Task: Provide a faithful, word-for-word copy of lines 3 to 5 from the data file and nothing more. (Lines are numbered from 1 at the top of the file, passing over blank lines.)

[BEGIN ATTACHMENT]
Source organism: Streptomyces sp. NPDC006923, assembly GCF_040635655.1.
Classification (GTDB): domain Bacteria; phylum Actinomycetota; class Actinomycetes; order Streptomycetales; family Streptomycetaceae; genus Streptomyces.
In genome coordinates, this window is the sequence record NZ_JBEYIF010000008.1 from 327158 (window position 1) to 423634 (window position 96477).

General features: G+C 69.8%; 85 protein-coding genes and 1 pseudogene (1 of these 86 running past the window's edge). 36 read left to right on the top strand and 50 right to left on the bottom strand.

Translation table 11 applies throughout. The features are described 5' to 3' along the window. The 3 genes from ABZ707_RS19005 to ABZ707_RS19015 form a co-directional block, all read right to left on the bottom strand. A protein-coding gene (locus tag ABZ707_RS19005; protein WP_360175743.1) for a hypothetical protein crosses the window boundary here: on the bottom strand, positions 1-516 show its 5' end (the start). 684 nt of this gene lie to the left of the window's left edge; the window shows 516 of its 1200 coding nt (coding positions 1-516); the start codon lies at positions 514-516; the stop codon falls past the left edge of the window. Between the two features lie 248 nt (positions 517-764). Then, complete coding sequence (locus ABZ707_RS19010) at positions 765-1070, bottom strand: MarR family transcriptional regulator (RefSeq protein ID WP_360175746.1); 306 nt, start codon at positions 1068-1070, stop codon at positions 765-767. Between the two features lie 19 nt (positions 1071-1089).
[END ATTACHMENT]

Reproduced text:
In genome coordinates, this window is the sequence record NZ_JBEYIF010000008.1 from 327158 (window position 1) to 423634 (window position 96477).

General features: G+C 69.8%; 85 protein-coding genes and 1 pseudogene (1 of these 86 running past the window's edge). 36 read left to right on the top strand and 50 right to left on the bottom strand.

Translation table 11 applies throughout. The features are described 5' to 3' along the window. The 3 genes from ABZ707_RS19005 to ABZ707_RS19015 form a co-directional block, all read right to left on the bottom strand. A protein-coding gene (locus tag ABZ707_RS19005; protein WP_360175743.1) for a hypothetical protein crosses the window boundary here: on the bottom strand, positions 1-516 show its 5' end (the start). 684 nt of this gene lie to the left of the window's left edge; the window shows 516 of its 1200 coding nt (coding positions 1-516); the start codon lies at positions 514-516; the stop codon falls past the left edge of the window. Between the two features lie 248 nt (positions 517-764). Then, complete coding sequence (locus ABZ707_RS19010) at positions 765-1070, bottom strand: MarR family transcriptional regulator (RefSeq protein ID WP_360175746.1); 306 nt, start codon at positions 1068-1070, stop codon at positions 765-767. Between the two features lie 19 nt (positions 1071-1089).